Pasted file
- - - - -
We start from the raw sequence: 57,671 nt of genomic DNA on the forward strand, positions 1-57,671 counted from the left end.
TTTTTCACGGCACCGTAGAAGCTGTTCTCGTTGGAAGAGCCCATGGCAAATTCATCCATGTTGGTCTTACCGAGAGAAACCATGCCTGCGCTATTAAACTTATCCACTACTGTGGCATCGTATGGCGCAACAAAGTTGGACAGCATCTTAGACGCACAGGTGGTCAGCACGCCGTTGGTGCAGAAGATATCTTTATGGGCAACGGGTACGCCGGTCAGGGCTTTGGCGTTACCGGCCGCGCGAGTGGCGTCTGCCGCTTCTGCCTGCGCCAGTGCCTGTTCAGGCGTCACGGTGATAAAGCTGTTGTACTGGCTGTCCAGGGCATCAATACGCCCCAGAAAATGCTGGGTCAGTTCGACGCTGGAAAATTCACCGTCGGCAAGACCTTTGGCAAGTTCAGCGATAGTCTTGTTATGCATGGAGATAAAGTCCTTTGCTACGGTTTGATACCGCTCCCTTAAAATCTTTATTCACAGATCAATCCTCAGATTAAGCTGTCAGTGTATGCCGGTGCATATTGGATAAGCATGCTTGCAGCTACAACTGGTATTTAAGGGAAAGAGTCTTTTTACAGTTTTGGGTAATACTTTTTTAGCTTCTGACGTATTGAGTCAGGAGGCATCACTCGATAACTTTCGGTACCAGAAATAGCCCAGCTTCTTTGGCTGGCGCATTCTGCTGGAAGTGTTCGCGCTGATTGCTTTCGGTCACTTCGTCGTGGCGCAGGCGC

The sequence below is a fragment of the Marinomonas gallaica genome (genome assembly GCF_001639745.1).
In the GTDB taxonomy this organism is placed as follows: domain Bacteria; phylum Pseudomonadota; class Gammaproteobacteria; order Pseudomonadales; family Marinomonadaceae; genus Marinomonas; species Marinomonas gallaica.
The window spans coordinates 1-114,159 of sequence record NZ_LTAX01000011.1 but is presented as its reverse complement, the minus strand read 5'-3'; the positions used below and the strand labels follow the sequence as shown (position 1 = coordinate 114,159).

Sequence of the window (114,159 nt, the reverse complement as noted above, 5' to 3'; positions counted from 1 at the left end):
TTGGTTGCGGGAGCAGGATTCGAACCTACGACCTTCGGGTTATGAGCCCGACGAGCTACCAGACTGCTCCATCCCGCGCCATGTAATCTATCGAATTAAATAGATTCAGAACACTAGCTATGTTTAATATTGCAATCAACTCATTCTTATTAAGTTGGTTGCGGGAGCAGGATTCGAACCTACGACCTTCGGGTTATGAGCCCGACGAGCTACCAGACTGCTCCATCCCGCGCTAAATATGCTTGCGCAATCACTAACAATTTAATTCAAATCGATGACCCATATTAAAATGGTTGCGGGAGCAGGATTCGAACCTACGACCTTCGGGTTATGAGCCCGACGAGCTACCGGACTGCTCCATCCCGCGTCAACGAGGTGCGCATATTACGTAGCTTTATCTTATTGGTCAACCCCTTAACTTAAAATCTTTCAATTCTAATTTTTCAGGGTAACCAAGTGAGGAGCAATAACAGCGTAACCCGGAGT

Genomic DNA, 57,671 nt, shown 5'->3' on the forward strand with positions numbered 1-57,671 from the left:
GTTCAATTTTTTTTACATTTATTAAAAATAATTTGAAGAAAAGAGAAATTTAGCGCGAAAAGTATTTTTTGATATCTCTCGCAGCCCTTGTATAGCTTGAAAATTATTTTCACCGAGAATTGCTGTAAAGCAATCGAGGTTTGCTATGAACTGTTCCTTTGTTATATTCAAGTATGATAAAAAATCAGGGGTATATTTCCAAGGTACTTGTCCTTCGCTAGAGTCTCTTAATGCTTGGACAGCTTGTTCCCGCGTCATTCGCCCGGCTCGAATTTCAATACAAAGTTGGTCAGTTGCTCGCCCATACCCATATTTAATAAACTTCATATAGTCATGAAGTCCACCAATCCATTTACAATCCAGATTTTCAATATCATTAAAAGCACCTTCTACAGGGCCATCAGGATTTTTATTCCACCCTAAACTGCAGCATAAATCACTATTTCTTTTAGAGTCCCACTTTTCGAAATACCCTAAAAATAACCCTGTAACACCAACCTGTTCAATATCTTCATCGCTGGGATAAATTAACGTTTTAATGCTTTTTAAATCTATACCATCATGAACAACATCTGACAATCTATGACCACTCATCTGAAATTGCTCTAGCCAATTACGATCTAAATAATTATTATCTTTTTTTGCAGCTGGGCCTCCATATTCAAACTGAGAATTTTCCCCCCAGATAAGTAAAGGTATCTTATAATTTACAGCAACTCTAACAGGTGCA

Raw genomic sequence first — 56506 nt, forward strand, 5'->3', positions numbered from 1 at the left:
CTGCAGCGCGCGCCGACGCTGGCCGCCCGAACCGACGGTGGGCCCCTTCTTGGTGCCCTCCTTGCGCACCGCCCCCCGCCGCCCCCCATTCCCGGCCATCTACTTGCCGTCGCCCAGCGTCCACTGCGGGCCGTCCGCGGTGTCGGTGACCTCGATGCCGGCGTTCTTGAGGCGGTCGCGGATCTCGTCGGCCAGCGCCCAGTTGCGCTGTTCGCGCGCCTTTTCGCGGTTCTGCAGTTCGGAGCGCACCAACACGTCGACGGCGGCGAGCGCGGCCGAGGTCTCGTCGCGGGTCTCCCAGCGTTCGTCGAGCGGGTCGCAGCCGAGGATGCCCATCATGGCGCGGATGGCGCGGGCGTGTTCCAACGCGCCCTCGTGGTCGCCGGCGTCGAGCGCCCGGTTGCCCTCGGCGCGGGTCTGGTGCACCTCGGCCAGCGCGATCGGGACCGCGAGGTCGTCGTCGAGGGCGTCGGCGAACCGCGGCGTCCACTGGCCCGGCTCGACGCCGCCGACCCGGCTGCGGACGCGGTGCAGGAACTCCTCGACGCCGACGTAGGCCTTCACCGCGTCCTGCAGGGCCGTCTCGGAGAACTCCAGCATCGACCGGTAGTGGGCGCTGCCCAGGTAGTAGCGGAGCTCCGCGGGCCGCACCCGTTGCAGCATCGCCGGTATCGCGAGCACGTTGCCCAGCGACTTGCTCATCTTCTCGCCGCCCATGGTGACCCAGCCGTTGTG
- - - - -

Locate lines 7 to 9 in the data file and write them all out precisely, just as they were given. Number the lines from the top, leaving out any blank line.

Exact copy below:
TTGGTTGCGGGAGCAGGATTCGAACCTACGACCTTCGGGTTATGAGCCCGACGAGCTACCAGACTGCTCCATCCCGCGCCATGTAATCTATCGAATTAAATAGATTCAGAACACTAGCTATGTTTAATATTGCAATCAACTCATTCTTATTAAGTTGGTTGCGGGAGCAGGATTCGAACCTACGACCTTCGGGTTATGAGCCCGACGAGCTACCAGACTGCTCCATCCCGCGCTAAATATGCTTGCGCAATCACTAACAATTTAATTCAAATCGATGACCCATATTAAAATGGTTGCGGGAGCAGGATTCGAACCTACGACCTTCGGGTTATGAGCCCGACGAGCTACCGGACTGCTCCATCCCGCGTCAACGAGGTGCGCATATTACGTAGCTTTATCTTATTGGTCAACCCCTTAACTTAAAATCTTTCAATTCTAATTTTTCAGGGTAACCAAGTGAGGAGCAATAACAGCGTAACCCGGAGT

Genomic DNA, 57,671 nt, shown 5'->3' on the forward strand with positions numbered 1-57,671 from the left:
GTTCAATTTTTTTTACATTTATTAAAAATAATTTGAAGAAAAGAGAAATTTAGCGCGAAAAGTATTTTTTGATATCTCTCGCAGCCCTTGTATAGCTTGAAAATTATTTTCACCGAGAATTGCTGTAAAGCAATCGAGGTTTGCTATGAACTGTTCCTTTGTTATATTCAAGTATGATAAAAAATCAGGGGTATATTTCCAAGGTACTTGTCCTTCGCTAGAGTCTCTTAATGCTTGGACAGCTTGTTCCCGCGTCATTCGCCCGGCTCGAATTTCAATACAAAGTTGGTCAGTTGCTCGCCCATACCCATATTTAATAAACTTCATATAGTCATGAAGTCCACCAATCCATTTACAATCCAGATTTTCAATATCATTAAAAGCACCTTCTACAGGGCCATCAGGATTTTTATTCCACCCTAAACTGCAGCATAAATCACTATTTCTTTTAGAGTCCCACTTTTCGAAATACCCTAAAAATAACCCTGTAACACCAACCTGTTCAATATCTTCATCGCTGGGATAAATTAACGTTTTAATGCTTTTTAAATCTATACCATCATGAACAACATCTGACAATCTATGACCACTCATCTGAAATTGCTCTAGCCAATTACGATCTAAATAATTATTATCTTTTTTTGCAGCTGGGCCTCCATATTCAAACTGAGAATTTTCCCCCCAGATAAGTAAAGGTATCTTATAATTTACAGCAACTCTAACAGGTGCA